Editorial

The pre-K route

Legally required or not, pre-K programs for poor kids are a smart public investment.

June 7, 2012 

North Carolina for several years has been trying to identify what it should be required to do in preparing children, especially poor children, to take full advantage of public school. There are strong legal arguments in favor of pre-kindergarten programs.

But however the state constitution and the tangled history of the landmark Leandro school opportunities case are sliced and diced, it couldn’t be clearer that pre-K ought to be made widely available as a matter of good public policy.

It’s true that a pre-K bill given final passage Tuesday by the state House has the look of a last-ditch attempt to keep the courts from enforcing an even more ambitious regime. The upshot, though, is to boost an important effort that until recently was getting mainly cold shoulders and curled lips from the legislature’s Republican majority. Pre-K has been, after all, a favorite cause of top Democrats such as former Gov. Mike Easley and his successor, Gov. Beverly Perdue.

Now to be savored is the wisdom of senior GOP Rep. Leo Daughtry of Smithfield, who once hoped to claim the governor’s perch that went to Easley.

Daughtry counseled his colleagues that Howard Manning Jr., the Superior Court judge whose rulings have prodded the state to honor its constitutional obligations toward its young people, doesn’t miss many tricks.

Manning has been accused by some of his fellow Republicans of over-reaching during the years he has been in charge of seeing that rulings in the Leandro case have been followed. The state Supreme Court used the case to affirm the state’s responsibility to give every child an equal shot at a “sound basic education” in public school – even in the poorest of counties, such as the five that were original parties to the lawsuit.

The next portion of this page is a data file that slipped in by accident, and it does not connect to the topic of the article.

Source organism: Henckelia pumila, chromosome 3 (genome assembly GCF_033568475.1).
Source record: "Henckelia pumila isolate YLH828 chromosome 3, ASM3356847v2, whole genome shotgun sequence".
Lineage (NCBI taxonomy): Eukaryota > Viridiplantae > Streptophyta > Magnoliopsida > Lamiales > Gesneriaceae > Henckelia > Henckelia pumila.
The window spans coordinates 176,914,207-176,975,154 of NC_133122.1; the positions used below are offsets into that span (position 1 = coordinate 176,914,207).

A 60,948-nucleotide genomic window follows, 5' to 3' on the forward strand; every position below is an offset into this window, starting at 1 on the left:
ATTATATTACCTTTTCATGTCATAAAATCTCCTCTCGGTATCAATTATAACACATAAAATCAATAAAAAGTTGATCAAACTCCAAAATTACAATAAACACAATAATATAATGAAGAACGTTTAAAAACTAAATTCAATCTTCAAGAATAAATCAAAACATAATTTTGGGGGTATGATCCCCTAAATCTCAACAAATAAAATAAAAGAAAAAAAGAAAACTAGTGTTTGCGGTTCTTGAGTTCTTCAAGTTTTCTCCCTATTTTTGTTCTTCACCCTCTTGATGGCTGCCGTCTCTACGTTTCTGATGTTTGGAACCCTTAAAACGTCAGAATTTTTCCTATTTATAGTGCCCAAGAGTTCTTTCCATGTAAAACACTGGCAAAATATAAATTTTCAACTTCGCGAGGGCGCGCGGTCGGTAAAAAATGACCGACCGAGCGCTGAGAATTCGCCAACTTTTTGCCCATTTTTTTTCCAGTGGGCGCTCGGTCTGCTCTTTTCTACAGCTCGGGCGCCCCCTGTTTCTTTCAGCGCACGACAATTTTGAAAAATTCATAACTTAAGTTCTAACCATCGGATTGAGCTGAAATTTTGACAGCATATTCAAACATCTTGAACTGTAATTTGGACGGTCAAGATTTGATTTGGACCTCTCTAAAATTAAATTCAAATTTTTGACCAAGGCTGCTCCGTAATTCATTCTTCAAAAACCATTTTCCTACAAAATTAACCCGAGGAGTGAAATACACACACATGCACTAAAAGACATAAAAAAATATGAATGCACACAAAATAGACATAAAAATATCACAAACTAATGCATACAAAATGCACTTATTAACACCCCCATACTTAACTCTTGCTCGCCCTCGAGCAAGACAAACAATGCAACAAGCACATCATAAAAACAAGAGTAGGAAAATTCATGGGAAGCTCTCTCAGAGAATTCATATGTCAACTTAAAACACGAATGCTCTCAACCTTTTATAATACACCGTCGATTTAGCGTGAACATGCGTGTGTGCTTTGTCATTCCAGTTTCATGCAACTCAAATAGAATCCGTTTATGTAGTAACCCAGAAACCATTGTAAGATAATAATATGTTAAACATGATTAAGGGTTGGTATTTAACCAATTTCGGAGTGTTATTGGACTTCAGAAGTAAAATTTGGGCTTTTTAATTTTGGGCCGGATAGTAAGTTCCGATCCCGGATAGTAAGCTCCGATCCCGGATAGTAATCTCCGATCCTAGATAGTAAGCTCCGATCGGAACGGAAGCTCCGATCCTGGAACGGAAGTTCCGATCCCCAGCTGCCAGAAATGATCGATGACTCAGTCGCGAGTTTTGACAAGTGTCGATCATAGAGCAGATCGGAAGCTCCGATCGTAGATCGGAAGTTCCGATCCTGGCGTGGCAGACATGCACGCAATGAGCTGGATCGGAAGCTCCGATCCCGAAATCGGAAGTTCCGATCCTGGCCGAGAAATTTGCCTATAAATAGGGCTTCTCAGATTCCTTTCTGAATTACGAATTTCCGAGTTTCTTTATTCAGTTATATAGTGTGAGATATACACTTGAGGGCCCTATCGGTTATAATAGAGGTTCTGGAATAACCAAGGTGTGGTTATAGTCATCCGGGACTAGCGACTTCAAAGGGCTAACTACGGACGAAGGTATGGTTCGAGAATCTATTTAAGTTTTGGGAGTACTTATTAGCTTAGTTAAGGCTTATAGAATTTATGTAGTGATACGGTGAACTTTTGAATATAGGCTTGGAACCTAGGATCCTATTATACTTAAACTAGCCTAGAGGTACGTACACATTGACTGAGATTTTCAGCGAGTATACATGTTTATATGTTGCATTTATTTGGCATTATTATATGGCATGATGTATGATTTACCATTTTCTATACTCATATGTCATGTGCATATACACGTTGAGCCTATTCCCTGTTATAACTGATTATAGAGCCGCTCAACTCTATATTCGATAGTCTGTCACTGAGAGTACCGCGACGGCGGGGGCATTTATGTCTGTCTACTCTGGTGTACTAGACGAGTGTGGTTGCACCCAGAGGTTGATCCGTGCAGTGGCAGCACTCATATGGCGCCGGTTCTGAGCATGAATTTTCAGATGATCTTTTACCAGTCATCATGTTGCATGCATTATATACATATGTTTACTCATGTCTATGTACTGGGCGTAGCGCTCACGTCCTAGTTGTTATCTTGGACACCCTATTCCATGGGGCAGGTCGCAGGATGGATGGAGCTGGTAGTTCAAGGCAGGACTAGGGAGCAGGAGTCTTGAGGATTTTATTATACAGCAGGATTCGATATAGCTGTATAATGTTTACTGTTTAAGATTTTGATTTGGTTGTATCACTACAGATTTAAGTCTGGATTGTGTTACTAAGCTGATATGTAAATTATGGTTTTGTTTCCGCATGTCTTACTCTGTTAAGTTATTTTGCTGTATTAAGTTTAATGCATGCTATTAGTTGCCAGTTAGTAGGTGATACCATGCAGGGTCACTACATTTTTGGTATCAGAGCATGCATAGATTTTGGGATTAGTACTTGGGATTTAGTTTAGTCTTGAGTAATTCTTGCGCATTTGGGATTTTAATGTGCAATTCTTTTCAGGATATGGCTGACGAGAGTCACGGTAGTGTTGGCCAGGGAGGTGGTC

But Manning “is a very thorough judge,” Daughtry said. “He has ... come to the conclusion that those young people in those five counties who do not get pre-K training are at a real disadvantage, to the point they are unable to perform well in school.” That, in a nutshell, is the basis for Manning’s insistence that pre-K is not only useful to kids from disadvantaged backgrounds, but that it also should be provided as a matter of right.

The legislation now headed for Perdue’s desk makes the state’s pre-K program more affordable by eliminating co-payments that lower-income parents would struggle to make. It also adjusts eligibility rules so more disadvantaged children stand to benefit.

It was impossible not to notice the coincidence in timing: On the day the House acted, the latest twist in the Leandro case was the focus of arguments in the Court of Appeals.

A three-judge panel was being asked to affirm Manning’s ruling that, when it comes to 4-year-olds considered academically at risk because of meager family income, the state cannot put limits on its pre-K program that keep some of those kids from attending. In the awkward position of defending Republican budget decisions, the office of Democratic Attorney General Roy Cooper disputed Manning’s conclusion that access to pre-K for poor kids is constitutionally required.

It would be no surprise to see the case go before the Supreme Court yet again. But the smart policy choice is obvious. Kids – all kids – need to start regular school equipped with the simple skills and habits that give them a decent chance to succeed. That’s what pre-K is all about. And North Carolina invests in its future when it finds a pre-K slot for every child who can benefit from that sort of help.

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